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Issue Date:  September 30, 2005

Mismanaged Indian trust is a scandal

The federal government stalls paying its debt to Native Americans


The extended Bruno family, members of the Potawatomi tribe, tended large gardens of vegetables and fruits and raised chickens, hogs and cows. On Sundays the whole family attended the Sacred Heart Catholic Mission just down the road. [Then oil was discovered on the 80-acre homestead near Shawnee, Okla.] Lease agreements were arranged with oil producers, wells were dug, and pumping began in 1939. But family members say Grandpa Bruno never knew how much oil and gas were being taken out of his land or how much money he was due from their sale” (TIME, Jan. 26, 2004).

Most low-income people have no assets, but many American Indians are land rich and dirt poor. Since their land holdings either contain resources, produce revenues from timber sales or gas/oil production, or are leased for farming or ranching, this is a curious anomaly. The explanation lies in the Allotment Act of 1887, which required revenues generated from Indian trust land to be managed by the federal government. Although the government has collected about $13 billion for people with Individual Indian Money accounts, it is unable to show how much it paid out to them. A bank without full accounting records would be shut down. A trustee pilfering private funds would be in jail. Congress has documented but ignored this scandal since 1915.

Elouise Cobell of the Blackfeet tribe grew up in a home with no electricity, running water or telephone. She remembers her parents and grandparents puzzling about royalty checks that were less than expected and ones that did not arrive. How could they determine what profits or proceeds they should be receiving without proper financial statements? And there was no recourse, such as changing banks or appealing to banking regulators, as there would be with a private bank.

As tribal treasurer, Ms. Cobell filed a class action suit in 1996 to obtain an accounting of the 11 million acres held in trust for individual Native Americans. Since then, Federal Judge Royce Lamberth, a Republican appointee, has ruled that the government is accountable and must pay interest on monies owed because the Department of the Interior flagrantly mismanaged Indian trust funds and neglected its fiduciary duties.

The century of stalling meant the money owed increased exponentially and no administration wants to pay the billions back on its watch. Thus, both the Clinton administration and the current Bush administration tried to derail the Indian trust fund lawsuit. A Jan. 26, 2004, editorial in The New York Times called the refusal to pay half a million Native Americans what is rightfully theirs “a continuing shame.” Compared to a scandal of comparable size such as Enron, the federal government’s egregious conduct has been hidden from the public.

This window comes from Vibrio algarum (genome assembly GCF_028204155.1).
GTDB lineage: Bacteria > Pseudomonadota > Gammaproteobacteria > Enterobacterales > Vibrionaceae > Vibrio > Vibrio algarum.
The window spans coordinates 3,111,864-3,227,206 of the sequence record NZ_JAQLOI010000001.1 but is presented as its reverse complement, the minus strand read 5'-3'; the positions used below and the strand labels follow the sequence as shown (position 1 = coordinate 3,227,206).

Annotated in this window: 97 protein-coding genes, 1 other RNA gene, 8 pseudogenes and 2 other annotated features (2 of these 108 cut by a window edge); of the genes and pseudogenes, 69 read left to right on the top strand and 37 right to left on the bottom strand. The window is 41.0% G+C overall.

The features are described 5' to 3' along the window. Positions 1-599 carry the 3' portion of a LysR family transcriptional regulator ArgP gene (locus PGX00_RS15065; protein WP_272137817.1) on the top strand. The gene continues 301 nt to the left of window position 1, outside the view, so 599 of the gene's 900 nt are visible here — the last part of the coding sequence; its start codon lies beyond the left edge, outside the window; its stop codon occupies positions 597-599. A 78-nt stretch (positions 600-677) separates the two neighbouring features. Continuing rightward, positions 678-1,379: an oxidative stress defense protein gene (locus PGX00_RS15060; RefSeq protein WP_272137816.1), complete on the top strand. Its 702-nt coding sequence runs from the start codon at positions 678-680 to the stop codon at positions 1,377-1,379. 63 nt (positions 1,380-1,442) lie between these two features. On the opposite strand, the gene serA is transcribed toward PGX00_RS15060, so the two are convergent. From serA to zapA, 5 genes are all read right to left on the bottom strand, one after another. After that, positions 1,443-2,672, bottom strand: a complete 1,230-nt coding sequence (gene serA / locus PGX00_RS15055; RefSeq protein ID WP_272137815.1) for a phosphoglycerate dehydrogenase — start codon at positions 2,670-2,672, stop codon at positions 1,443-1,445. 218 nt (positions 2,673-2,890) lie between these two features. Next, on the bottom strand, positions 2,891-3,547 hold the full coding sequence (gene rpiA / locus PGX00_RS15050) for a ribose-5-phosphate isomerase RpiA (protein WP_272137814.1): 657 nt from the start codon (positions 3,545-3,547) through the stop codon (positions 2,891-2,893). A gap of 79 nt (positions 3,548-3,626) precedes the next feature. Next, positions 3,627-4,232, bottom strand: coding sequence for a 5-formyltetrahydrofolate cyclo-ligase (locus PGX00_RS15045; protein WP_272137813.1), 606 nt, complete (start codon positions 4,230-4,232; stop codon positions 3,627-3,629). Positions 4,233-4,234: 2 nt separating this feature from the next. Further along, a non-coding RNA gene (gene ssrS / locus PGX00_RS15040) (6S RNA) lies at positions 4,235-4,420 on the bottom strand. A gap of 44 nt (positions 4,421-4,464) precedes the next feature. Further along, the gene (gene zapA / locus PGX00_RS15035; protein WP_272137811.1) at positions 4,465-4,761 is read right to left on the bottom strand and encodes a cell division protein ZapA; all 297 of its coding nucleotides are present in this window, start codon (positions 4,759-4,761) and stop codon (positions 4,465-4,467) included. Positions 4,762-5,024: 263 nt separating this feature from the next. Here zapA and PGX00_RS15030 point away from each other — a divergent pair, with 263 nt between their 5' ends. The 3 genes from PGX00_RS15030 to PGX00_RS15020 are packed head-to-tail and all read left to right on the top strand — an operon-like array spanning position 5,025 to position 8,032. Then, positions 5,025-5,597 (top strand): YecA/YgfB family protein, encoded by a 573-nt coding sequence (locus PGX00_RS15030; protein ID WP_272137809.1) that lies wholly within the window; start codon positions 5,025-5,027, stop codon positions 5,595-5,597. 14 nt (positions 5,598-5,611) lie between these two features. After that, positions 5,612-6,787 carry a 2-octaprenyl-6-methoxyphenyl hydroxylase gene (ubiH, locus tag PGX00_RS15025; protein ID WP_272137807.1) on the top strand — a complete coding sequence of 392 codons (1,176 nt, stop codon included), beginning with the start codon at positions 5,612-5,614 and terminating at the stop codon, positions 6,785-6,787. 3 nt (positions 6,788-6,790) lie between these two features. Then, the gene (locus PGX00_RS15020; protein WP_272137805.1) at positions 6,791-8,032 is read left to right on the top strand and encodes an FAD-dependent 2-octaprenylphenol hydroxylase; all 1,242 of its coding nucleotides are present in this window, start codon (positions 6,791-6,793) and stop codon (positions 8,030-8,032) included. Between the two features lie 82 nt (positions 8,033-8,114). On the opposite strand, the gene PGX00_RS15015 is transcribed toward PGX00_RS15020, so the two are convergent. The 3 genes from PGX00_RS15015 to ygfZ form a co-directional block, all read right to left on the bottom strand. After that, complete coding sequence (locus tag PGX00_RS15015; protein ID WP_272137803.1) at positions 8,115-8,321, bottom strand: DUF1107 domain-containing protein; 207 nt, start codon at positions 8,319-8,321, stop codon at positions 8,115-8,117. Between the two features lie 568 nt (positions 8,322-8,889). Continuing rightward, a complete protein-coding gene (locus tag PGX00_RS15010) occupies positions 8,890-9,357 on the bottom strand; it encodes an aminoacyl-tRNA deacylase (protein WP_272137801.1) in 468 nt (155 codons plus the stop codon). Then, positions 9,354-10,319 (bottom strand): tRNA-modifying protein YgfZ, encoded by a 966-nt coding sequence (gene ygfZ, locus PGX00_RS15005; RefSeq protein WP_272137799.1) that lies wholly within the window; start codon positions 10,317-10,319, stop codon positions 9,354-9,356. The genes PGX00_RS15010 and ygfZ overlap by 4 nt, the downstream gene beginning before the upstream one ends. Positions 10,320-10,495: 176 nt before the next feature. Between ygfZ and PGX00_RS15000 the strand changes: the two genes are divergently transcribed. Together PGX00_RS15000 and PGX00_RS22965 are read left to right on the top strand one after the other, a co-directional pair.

The injustice is of such momentous moral, legal and financial importance that Indians took out a May 10 advertisement in The Washington Post appealing to the American people for help. In it, Elouise Cobell explains, “This is our land and our money. This is not an entitlements program. ... Millions of dollars of taxpayer funds are paid to private attorneys to defend the misconduct of government officials in this litigation. At the same time, the government retaliates against anyone who attempts to clean up this scandal -- including the federal judge. … Tell President Bush and Congress that it is time to stop this scandal and remove this stain on our nation’s honor” (

For humanitarian reasons, this appeal cannot be ignored any more than pleas of hurricane victims could be cold-shouldered. For contractual reasons, this debt cannot be ignored any more than a debt owed to England or Japan could be brushed off. This is real money owed to real people.

Detaining Indian families in poverty by refusing to give them their money is an ethical matter. Native Americans are too small a group to obtain justice on their own. The religious community must demand redress before more Indian elders die without receiving a penny. There is an off-budget Claims Judgment Fund to use when the government makes mistakes or is held liable. With a plan to tap that fund, Sen. John McCain, R-Ariz., and Byron Dorgan, D-N.D., have introduced the Indian Trust Reform Act of 2005 to return billions and to prevent future mismanagement.

Patricia Powers serves on the Friends Committee on National Legislation (, a Quaker lobby in the public interest that has existed since 1943.

National Catholic Reporter, September 30, 2005

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